In the dark, walking on the sidewalk towards the restaurant, it can be easy to miss Halu’s door, if not for the small bench outside, groups of folks milling about, the shoji screens covering up part of the windows, and the numerous items plastered on the door and windows – most are old concert flyers and menu pages, advertising the bill of fare; others are clearly warning notices – unless you’re truly, awfully oblivious – you’d see that Halu definitely does not serve any sushi in any form, nohow, nowhere. “No Sushi Today (or Tomorrow),” the signs proclaim; and “Sushi Free Zone” just for good measure.
Halu’s popularity a good sign that the lack of sushi is clearly not a problem.
Once you step inside, the owners’ love for all things Beatles is clear – from the music playing (and thankfully not blaring) to the numerous posters, tsotchkes and other paraphenelia adorning the teeny space. On a weekend night, a table might take a bit of a wait, especially if you’re in a group of 3 or more. This is not a spot to bring a large group, though there might be a set of tables in the far corner that might accomodate 5 or 6. Counter seats can be readily available, but unlike a traditional izakaya counter, which affords a generally unobstructed peek at the grill and the chefs in action, there’s a high divider in front of you with their booze selection on top of that. On occasion, Mimi Komiyama, then other half of Halu, will somehow find some room between all that stuff and hand you a plate or two of your skewers.
We almost always order the Gomae: blanched spinach with a dashi and sesame sauce. Their treatment is the best we’ve encountered, with just enough moisture removed from the spinach and mixed well with the sauce, it’s nutty and satisying.
On occasion we’ll feel compelled to try something different – the onion salad seemed intriguing, and though I feared that the onion might be too strong, I had worried needlessly. Topped with some dried bonito and accompanied with some a light dashi and soy dressing, the salad was crunchy and slightly piquant with oniony sweetness.
But the stars of Halu, in my humble opinion, are truly the yakitori – delicious skewered bits of chicken and other meats. Make sure to check out their specials board, from which we place most of our selections. We love their offal offerings, and we’ll always order heart (hatsu, ハツ), gizzard (zuri, ずり), liver (reba, レバー), either on its own or in a kushikatsu. As a kushikatsu, the liver is crisply, perfectly coated and fried in panko on the outside; on the inside it’s rosy and tender. DD and I are now convinced that chicken liver is best rare to medium-rare and that we should take a cue from the Japanese; most of the chicken liver in this country is badly overcooked. The platter above was a mix of gizzard, beef and shiso, heart, torinegi (chicken thigh with green onion, とりねぎ), and tsukune (chicken meatballs, つくね). If they offered bonjiri (chicken butt/ tail, ぼんじり), we would have ordered that as well.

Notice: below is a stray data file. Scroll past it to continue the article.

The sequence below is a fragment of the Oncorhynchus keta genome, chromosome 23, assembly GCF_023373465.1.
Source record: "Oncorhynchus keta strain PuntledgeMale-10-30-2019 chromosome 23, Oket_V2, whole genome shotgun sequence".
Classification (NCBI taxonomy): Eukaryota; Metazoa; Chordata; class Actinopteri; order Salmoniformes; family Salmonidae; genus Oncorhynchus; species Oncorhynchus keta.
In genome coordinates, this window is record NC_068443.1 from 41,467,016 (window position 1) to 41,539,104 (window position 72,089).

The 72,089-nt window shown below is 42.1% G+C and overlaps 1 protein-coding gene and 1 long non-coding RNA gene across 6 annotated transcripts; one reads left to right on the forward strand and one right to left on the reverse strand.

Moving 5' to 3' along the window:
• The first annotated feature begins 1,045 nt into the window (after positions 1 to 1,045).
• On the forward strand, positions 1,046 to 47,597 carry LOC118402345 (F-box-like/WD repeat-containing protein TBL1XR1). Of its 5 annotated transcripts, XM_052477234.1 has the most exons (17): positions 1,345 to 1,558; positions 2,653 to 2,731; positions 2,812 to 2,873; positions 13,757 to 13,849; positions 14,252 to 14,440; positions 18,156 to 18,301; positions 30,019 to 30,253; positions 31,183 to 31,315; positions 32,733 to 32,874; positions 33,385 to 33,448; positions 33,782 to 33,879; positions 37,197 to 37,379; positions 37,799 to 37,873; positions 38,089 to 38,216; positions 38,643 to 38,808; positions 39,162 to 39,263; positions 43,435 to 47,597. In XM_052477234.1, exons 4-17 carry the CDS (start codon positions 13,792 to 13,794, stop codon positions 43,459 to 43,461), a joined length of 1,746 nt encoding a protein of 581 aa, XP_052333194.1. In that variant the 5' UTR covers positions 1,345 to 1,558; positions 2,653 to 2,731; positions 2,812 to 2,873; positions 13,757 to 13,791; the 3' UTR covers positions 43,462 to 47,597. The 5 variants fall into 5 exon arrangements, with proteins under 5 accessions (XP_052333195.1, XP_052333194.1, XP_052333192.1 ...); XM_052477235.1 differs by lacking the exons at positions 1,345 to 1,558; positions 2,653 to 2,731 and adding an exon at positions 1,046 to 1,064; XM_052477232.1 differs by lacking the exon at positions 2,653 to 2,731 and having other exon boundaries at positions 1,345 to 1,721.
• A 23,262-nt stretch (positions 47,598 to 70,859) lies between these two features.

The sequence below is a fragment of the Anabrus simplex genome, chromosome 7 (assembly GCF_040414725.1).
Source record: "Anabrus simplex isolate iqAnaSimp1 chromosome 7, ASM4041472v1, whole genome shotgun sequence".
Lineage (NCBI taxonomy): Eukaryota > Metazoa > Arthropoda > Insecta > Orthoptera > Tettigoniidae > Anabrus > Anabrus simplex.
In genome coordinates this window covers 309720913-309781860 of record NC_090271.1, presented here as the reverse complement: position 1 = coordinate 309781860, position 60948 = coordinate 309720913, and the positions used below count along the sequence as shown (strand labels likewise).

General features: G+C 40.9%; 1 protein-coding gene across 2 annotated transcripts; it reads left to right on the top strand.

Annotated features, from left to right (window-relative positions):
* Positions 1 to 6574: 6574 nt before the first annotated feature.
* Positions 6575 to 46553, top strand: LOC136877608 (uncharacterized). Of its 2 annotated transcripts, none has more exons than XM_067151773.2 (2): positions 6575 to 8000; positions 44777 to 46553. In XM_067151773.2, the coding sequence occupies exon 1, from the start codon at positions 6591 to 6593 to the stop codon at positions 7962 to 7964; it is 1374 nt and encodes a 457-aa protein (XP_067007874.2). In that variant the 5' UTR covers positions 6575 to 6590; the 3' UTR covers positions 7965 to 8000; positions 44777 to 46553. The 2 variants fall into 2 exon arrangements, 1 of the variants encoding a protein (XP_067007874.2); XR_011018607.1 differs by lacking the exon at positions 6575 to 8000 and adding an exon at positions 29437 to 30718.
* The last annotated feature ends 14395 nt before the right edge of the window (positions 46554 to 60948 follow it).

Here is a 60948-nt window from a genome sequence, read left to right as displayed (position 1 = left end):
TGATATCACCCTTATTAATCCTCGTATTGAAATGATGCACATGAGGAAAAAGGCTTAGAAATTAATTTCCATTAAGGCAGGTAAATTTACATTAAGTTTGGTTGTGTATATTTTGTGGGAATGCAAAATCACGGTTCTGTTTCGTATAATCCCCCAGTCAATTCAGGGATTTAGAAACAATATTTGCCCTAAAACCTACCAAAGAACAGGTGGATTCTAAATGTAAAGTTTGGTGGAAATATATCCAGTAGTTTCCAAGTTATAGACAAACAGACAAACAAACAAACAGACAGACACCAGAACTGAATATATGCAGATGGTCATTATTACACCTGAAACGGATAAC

Another of our favourites is pork jowl – tontoro (center skewers above) – fatty and succulent, and simply sprinkled with salt. Its texture and outer layer-crunch is irresistable. And we also love the torikawa, (chicken skin, とり)かわ). Prices are around $3-$5/pair of skewers, which is quite reasonable, imho.
The other night, we ordered an Agadashi Tofu – silken tofu bites lightly coated with a layer of rice flour, and fried. It was missing bonito flakes, we thought, but still delicate and delicious with its umami sauce and topping of ginger and green onion.
And then there’s the ramen. Single Guy Chef was not too taken with their Cha-su bowl, and indeed, when we first visited about a year and a half ago, we agreed that the Chicken Karaage was much better. Overall, it’s not my favourite (I’m a Hakata-style, milky pork broth kind of gal), but I definitely feel that it’s still a great bowl of warm, hearty soup. I’m not one to require that the fried chicken pieces stay crispy – they’re floating in ramen, so by the time I get to them they’ve absorbed some of that crazy flavourful chicken broth and are juicy and tender, no longer crisp. I like their noodles too, just kata enough and not too chewy, with some curly bounce and spring.
Halu’s a favourite, and so is their counter. One is like to sidle up with food industry folk, or Gaijin ex-pats longing for a taste of Japan. With some beer or shoju, the tale-spinning begins and the yakitori skewers pile up neatly.
312 8th Ave
San Francisco, CA 94118